Surfing on Lake Tahoe? These die-hards don neoprene and dive when freezing waves roll

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In the midst of a massive storm that dumped several feet of snow across the Sierra this week, most of the inhabitants of Lake Tahoe likely had their eyes on the mountains and ski slopes.

Scott Gaffney, however, kept a close watch on the lake.

About a dozen times a year, when conditions are ideal, strong winds raise surface swells on the northern edges of the lake which, if you squint your eyes, look like surfable waves on parts of the shore.

Monday was such a day. At 9 a.m., Gaffney, a 53-year-old ski filmmaker who lives in Tahoe City, knew he wasn’t skiing. Instead, he donned a wetsuit, donned slippers, gloves and a balaclava, grabbed his 6ft 8in long board, and paddled through the turbulent waters of Carnelian Bay. .

Scott Gaffney is surfing in Carnelian Bay during a snowstorm on December 13.

Chris segal

The snowflakes swirling around the mountain peaks dissolved into thick ice pellets at lake level, and the howling winds shot them at Gaffney’s face like icy bullets.

“It just ends up in your eyeballs. You are barely able to see there, ”he said.

Gaffney was one of the few surfers in the water, and he chased the waves for five freezing hours late in the day. In the end, he was alone in the water in a near blizzard, his eyes on fire from the gunfire. He went home with his wetsuit and went straight to the shower.

“A pretty decent day,” he said later.

Tahoe offers all kinds of outdoor adventures, but surfing is scarce. The conditions that produce surfable waves are unstable and infrequent and usually accompany the winter storms that make people enthusiastic about skiing. Plus, anywhere else the combination of freezing water temperatures, high wind, and pungent sleet would turn a person away from the water. But in Tahoe, it’s only an average day of surfing.

“On days when it’s surfable, it rains sideways, the intervals (of waves) are 6 seconds. It’s chaos, ”said Jeremy Jones, 44, a professional Truckee snowboarder who first surfed the lake 25 years ago.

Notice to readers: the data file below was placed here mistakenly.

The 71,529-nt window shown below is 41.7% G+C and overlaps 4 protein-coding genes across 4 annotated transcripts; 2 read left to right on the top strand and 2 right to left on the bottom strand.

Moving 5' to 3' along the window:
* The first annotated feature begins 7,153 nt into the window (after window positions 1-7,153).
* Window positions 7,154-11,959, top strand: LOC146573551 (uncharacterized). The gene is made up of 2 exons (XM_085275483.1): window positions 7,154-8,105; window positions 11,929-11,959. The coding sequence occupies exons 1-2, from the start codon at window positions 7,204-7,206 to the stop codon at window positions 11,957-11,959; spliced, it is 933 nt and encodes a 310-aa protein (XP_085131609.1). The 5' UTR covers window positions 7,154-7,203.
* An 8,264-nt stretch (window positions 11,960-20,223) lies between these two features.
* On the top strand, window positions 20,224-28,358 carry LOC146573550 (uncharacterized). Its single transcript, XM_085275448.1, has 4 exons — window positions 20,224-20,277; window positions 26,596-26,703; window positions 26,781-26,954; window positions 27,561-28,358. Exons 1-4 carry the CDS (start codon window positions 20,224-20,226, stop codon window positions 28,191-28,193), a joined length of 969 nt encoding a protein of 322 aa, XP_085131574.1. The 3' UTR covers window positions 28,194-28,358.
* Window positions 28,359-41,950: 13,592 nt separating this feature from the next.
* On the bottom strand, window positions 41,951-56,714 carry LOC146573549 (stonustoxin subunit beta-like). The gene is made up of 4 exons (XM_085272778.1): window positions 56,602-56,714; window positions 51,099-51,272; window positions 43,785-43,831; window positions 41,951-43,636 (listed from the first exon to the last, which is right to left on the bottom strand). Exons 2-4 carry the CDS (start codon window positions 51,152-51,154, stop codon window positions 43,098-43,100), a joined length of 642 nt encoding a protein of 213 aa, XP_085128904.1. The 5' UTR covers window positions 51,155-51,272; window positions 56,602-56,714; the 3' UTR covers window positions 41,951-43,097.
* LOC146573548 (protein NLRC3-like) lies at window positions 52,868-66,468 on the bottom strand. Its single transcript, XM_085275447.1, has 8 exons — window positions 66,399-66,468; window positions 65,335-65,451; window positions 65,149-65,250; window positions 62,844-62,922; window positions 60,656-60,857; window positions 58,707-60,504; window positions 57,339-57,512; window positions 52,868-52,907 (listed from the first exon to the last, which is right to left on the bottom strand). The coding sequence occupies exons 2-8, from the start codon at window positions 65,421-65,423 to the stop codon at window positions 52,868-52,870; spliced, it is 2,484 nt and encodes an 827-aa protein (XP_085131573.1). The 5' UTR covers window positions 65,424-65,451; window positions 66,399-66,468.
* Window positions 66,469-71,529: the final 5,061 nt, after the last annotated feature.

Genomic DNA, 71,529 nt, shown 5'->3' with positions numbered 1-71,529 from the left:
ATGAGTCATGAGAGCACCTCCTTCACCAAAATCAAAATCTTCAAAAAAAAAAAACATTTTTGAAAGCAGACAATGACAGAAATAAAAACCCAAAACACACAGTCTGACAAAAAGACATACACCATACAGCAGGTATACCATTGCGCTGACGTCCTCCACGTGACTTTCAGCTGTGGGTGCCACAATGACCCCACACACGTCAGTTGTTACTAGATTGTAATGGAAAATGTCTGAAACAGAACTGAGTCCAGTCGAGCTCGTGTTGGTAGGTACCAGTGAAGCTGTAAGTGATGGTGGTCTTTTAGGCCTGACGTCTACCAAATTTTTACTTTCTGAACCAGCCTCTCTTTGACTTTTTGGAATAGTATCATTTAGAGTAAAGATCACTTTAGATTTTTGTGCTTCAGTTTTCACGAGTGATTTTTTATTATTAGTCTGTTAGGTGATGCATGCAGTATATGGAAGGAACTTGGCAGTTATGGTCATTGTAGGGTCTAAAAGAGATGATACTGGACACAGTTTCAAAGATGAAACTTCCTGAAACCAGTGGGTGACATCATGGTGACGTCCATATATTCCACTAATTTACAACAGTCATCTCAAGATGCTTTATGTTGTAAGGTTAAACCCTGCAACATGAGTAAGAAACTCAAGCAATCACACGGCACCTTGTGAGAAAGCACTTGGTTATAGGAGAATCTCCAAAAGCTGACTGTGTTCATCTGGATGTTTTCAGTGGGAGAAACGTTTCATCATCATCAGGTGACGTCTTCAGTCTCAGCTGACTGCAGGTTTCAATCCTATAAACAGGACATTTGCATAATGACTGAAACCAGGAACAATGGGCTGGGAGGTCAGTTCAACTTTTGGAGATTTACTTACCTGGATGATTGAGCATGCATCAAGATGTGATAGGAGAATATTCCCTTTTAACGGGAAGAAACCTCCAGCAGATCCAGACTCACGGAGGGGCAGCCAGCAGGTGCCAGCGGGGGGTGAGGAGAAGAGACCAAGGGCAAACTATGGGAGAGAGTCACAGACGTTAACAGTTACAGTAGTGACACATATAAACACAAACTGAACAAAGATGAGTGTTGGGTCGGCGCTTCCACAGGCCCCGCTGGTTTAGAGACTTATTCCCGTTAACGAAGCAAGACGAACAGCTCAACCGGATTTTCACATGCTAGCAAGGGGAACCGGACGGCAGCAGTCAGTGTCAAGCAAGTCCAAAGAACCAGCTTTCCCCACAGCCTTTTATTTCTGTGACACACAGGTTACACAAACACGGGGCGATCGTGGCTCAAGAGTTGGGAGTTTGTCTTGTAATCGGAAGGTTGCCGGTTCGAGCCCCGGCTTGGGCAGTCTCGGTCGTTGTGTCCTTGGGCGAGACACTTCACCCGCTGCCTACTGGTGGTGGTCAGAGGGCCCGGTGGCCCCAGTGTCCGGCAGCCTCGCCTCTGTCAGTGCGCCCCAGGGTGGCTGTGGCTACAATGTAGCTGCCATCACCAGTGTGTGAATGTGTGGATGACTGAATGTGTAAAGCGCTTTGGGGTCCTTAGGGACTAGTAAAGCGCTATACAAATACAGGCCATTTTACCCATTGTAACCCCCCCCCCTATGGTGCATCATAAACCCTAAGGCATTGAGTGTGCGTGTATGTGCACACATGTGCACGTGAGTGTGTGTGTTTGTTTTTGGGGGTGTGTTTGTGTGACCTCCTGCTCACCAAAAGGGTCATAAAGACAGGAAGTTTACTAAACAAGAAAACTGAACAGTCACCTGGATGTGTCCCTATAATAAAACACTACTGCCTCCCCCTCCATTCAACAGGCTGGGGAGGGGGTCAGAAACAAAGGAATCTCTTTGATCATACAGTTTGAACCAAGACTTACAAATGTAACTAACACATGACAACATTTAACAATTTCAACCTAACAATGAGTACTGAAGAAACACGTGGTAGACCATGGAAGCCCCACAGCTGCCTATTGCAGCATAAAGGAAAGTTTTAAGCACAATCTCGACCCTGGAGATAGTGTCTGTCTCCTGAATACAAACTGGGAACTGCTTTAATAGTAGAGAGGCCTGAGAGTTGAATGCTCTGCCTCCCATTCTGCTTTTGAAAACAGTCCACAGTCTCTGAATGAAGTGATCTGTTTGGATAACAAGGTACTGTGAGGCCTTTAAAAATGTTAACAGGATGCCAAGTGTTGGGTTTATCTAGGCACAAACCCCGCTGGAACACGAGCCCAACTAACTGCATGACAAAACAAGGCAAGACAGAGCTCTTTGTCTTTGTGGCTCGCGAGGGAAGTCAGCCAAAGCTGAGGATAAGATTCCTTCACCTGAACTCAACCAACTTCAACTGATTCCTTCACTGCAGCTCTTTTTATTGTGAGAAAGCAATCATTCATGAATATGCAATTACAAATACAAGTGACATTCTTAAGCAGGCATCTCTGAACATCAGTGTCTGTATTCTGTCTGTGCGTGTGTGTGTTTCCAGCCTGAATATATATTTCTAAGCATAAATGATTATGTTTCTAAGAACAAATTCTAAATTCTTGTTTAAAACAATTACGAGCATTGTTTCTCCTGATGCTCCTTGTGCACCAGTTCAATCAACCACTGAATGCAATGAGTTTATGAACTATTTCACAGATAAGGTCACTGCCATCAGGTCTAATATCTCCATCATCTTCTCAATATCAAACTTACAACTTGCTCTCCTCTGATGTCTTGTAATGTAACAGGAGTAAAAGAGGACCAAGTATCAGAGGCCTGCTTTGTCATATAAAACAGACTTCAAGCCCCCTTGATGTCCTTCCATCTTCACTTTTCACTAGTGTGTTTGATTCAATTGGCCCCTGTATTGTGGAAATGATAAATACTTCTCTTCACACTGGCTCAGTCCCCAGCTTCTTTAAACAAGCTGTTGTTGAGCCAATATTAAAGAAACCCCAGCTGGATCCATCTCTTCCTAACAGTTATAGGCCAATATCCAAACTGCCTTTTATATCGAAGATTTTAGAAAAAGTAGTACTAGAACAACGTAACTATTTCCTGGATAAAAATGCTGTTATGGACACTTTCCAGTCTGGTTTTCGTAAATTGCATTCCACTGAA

“I’ve surfed in Alaska and Iceland and hands down the coldest I’ve ever been out of the lake with the wind hitting me,” Jones added. “I learned from Scott that the key is to dress at home and not take off your wetsuit in the parking lot. Just get in your car and drive home.

Scott Gaffney is surfing in Carnelian Bay during a snowstorm on December 13.

Scott Gaffney is surfing in Carnelian Bay during a snowstorm on December 13.

Chris segal

Surfing on the lake only happens a dozen times a year between October and March, say surfers. Occasional swelling occurs on pleasant days. But more often than not, they materialize when cold southwest winds spread across the lake, ultimately causing inclement weather. These are promising times, and surfers should be on high alert when conditions improve, knowing that they can be short-lived: when the wind drops, the waves disappear.

“I’ve had a lot of days where it turns off within 15 to 20 minutes,” Gaffney said.

Because weather fronts can bring both surf and snow, there are days when a person can surf in the morning and take laps at the ski resort that afternoon. “It’s surreal and really special,” Jones said.

One of the fun qualities of Monday’s session was that it took place during a snowstorm and lasted all day, Gaffney said. “This season broke all the rules.

It would be a mistake to compare a wave from Tahoe to that from, say, Santa Monica. On the lake, the waves don’t necessarily peak and form so many beautiful curved barrels as they roll toward the shore in slabs that crumble like the wake of a boat. Positioning for optimal driving can be difficult.

During his two decades of studying wave activity on Tahoe, Gaffney says he watches for seemingly peaking waves – the kind that would attract the attention of an ocean surfer – and then aims to ride the waves. waves that form. behind them. There is a mysterious transfer of energy over the choppy lake that blurs the senses of the uninitiated, he said.

“It’s a weird experience that people take a while to get used to,” he said.

But nothing like the feeling of sending a wave to Tahoe, say surfers.

“It almost looks like a bank heist, where you stole a wave from these random places,” Jones said. “Then every once in a while you catch a wave that would have been a fun wave at Ocean Beach (in San Francisco) and it’s like winning the lottery.”

Surfers paddling the North Coast of Tahoe last year.

Surfers paddling the North Coast of Tahoe last year.

Grant Kaye

Many see surfing on the lake as something new. Gaffney is not one of them. “It’s my second favorite thing to do,” he said.

Even though no one lives in Tahoe for the waves, more and more surfers seem to show up on the North Coast when the surf is on the rise. On those days, the parking lot at Sand Harbor State Park could be filled with Subarus with surf racks.

“In the early 2000s, I was alone most of the time,” Gaffney said. “But now there can be enough people. “

So he keeps his favorite places to himself and operates according to a few simple rules. First, don’t believe the forecast.

Second: “When you see waves, go get them because they might not last. “

Gregory Thomas is the editor-in-chief of The Chronicle of lifestyle & outdoor. Email: [email protected] Twitter: @GregRThomas

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